Document Type

Conference Paper

Journal/Book Title/Conference



American Institute of Aeronautics and Astronautics, Inc.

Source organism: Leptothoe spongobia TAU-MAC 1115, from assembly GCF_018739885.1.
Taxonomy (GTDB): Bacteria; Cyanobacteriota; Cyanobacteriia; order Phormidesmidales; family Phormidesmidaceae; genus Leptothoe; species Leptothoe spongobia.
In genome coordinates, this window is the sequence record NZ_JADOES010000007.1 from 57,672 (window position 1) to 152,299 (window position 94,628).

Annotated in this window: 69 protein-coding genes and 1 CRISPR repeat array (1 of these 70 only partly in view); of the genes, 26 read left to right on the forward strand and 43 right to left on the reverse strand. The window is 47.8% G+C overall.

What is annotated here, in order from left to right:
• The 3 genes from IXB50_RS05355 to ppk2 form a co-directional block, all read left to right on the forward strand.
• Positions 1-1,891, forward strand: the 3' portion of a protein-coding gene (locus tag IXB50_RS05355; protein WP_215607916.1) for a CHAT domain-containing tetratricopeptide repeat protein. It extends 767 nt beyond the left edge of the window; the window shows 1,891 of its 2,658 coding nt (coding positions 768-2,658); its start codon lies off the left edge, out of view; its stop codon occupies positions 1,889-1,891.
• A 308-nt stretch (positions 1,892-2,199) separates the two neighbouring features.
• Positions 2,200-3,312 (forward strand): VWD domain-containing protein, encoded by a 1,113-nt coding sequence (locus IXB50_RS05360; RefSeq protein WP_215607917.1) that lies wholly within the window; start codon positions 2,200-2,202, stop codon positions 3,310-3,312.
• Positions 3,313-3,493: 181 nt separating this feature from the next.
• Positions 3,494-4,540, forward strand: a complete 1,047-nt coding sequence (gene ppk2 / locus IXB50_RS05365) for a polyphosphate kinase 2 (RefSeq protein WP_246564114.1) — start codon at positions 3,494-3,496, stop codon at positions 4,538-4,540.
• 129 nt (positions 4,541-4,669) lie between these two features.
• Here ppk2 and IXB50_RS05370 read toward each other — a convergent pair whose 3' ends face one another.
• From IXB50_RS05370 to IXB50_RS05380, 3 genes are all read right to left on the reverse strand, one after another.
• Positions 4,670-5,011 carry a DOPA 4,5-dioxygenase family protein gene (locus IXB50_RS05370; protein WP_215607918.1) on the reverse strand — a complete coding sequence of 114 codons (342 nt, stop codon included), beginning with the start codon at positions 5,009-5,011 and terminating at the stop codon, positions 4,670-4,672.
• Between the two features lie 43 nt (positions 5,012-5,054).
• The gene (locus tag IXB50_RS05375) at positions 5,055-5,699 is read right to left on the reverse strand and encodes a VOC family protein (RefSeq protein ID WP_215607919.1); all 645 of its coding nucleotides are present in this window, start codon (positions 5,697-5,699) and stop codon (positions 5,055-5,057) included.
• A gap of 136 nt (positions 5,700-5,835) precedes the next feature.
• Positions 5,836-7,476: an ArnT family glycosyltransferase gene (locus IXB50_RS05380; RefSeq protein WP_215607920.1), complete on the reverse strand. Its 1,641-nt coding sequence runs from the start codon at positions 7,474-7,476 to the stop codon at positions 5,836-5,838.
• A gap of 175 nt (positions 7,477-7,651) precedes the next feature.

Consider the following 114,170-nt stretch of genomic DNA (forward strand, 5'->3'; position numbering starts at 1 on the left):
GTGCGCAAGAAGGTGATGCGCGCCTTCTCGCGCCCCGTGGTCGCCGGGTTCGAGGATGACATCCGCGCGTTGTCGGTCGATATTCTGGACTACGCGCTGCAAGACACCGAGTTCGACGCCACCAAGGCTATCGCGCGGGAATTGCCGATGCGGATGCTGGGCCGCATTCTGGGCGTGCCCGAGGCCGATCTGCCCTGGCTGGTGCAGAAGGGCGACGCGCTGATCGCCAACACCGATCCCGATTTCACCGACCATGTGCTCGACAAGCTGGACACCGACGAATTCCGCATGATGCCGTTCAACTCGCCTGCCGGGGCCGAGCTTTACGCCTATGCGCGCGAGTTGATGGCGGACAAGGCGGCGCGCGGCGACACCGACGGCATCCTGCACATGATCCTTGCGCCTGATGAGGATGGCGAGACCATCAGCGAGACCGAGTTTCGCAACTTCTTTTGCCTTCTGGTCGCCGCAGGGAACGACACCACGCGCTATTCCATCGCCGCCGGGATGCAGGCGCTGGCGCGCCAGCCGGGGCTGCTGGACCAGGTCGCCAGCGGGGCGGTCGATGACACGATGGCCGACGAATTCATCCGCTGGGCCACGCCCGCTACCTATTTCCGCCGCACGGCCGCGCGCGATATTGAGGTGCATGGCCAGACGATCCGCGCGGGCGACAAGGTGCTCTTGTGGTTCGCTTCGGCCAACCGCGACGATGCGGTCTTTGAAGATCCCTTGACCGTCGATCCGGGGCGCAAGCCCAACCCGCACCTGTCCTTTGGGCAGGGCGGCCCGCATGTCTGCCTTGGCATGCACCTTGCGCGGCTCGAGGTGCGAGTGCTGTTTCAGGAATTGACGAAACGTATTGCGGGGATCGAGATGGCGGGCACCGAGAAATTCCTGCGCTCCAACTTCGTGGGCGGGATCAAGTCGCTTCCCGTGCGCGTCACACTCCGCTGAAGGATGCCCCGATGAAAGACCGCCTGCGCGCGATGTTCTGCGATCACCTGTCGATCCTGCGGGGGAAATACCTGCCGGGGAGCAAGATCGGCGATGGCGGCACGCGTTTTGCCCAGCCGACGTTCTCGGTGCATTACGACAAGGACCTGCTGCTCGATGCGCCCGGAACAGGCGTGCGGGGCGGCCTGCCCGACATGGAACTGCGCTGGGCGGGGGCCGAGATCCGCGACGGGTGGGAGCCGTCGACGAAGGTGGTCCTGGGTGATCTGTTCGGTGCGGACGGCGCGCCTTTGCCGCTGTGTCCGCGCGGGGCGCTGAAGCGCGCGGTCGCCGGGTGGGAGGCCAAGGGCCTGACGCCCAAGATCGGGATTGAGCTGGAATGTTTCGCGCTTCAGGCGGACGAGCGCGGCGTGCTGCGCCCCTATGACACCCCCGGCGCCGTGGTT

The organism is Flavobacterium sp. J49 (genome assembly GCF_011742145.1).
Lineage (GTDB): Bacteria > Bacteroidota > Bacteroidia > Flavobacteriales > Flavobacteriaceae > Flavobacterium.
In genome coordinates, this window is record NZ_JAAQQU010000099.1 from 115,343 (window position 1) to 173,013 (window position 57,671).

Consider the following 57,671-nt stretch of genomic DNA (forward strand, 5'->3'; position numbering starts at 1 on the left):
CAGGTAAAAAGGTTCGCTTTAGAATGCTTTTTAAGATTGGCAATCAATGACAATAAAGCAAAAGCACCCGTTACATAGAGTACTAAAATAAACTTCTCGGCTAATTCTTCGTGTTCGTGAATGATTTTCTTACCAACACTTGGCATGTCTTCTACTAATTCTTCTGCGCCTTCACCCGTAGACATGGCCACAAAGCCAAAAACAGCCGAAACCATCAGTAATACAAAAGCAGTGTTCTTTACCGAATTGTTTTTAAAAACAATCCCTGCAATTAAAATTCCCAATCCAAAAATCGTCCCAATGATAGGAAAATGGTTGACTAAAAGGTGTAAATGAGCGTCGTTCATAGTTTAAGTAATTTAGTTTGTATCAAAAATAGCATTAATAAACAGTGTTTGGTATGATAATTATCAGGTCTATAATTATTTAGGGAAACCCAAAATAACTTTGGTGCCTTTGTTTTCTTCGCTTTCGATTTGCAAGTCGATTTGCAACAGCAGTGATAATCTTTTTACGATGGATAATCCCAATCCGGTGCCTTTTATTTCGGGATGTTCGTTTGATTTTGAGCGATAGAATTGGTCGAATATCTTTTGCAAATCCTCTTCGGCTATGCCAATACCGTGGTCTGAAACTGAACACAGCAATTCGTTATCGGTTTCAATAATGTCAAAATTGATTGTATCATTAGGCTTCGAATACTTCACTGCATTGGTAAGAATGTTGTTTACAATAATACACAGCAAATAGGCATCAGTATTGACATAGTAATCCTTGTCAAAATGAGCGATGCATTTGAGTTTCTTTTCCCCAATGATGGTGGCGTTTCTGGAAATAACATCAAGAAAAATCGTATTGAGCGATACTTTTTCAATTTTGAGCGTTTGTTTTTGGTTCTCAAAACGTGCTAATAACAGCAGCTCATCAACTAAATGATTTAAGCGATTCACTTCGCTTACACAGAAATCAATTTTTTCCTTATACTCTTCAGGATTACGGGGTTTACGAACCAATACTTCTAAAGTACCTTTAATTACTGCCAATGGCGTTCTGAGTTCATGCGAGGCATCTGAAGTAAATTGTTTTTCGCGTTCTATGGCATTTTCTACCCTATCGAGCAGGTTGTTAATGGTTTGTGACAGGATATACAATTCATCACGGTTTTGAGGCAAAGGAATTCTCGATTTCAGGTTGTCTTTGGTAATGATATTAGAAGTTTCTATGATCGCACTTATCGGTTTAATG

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Future tactical aircraft will likely demonstrate improvements in efficiency, weight, and control by implementing bio-inspired control systems. This work analyzes a novel control system for a fighter aircraft inspired by the function of – and the degrees of freedom available in – a bird’s tail. The control system is introduced to an existing fighter aircraft design by removing the vertical tail and allowing the horizontal tail surfaces to rotate about the roll axis. Using a low-fidelity aerodynamic model, an analysis on the available controlling moments and actuation speeds of the baseline aircraft is compared to that of the bio-inspired rotating empennage design. The results of this analysis at a takeoff and approach flight condition indicate that the bio-inspired tail design is able to improve upon the baseline in terms of control power available for yaw by up to 170%, while also improving the actuation speed by about 450 milliseconds for moments about the pitch axis. The bio-inspired design is shown to have actuation times that are up to 600 milliseconds slower for generating yawing moments and a reduced roll control contribution from the tail in certain moment combinations. The impacts of these issues on control will need to be determined with analysis at additional flight conditions and a flight dynamics analysis.